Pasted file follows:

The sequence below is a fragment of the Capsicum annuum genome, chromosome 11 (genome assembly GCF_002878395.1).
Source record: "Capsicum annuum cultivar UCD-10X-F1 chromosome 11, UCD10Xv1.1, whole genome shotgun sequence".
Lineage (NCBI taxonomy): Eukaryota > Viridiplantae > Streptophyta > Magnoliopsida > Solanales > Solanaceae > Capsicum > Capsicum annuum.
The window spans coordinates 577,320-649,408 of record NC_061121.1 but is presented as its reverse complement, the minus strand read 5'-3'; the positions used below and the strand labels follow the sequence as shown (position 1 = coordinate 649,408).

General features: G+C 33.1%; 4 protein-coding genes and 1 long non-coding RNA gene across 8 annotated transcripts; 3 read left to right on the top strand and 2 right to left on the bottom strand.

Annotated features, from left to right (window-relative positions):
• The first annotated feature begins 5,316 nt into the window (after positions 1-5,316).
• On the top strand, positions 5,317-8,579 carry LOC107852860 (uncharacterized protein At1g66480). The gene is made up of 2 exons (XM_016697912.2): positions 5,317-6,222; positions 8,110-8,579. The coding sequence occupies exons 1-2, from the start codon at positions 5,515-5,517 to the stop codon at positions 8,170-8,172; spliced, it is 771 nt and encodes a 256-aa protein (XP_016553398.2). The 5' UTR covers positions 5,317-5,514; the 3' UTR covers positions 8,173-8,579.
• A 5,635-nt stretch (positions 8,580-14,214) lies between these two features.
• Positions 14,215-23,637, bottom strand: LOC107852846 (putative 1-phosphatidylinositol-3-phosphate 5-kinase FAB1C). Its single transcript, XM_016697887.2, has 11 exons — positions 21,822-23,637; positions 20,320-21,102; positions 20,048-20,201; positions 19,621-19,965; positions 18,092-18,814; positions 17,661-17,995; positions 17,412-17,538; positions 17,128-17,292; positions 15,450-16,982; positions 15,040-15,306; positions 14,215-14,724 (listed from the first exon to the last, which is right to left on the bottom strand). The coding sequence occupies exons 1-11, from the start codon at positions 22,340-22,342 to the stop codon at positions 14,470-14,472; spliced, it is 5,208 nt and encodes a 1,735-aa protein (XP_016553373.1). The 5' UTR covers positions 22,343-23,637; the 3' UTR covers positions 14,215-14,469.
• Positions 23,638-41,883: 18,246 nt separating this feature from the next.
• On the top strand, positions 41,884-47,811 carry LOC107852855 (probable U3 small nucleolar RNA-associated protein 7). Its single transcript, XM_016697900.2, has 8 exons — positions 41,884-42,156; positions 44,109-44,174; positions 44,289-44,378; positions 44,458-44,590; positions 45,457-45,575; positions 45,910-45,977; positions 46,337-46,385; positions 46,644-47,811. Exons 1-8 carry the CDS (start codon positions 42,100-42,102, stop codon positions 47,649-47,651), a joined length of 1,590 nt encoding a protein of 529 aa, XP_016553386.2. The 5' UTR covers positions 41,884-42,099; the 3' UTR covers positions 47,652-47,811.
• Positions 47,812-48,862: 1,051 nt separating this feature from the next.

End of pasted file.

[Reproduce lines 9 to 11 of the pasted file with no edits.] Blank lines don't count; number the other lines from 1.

• A 5,635-nt stretch (positions 8,580-14,214) lies between these two features.
• Positions 14,215-23,637, bottom strand: LOC107852846 (putative 1-phosphatidylinositol-3-phosphate 5-kinase FAB1C). Its single transcript, XM_016697887.2, has 11 exons — positions 21,822-23,637; positions 20,320-21,102; positions 20,048-20,201; positions 19,621-19,965; positions 18,092-18,814; positions 17,661-17,995; positions 17,412-17,538; positions 17,128-17,292; positions 15,450-16,982; positions 15,040-15,306; positions 14,215-14,724 (listed from the first exon to the last, which is right to left on the bottom strand). The coding sequence occupies exons 1-11, from the start codon at positions 22,340-22,342 to the stop codon at positions 14,470-14,472; spliced, it is 5,208 nt and encodes a 1,735-aa protein (XP_016553373.1). The 5' UTR covers positions 22,343-23,637; the 3' UTR covers positions 14,215-14,469.
• Positions 23,638-41,883: 18,246 nt separating this feature from the next.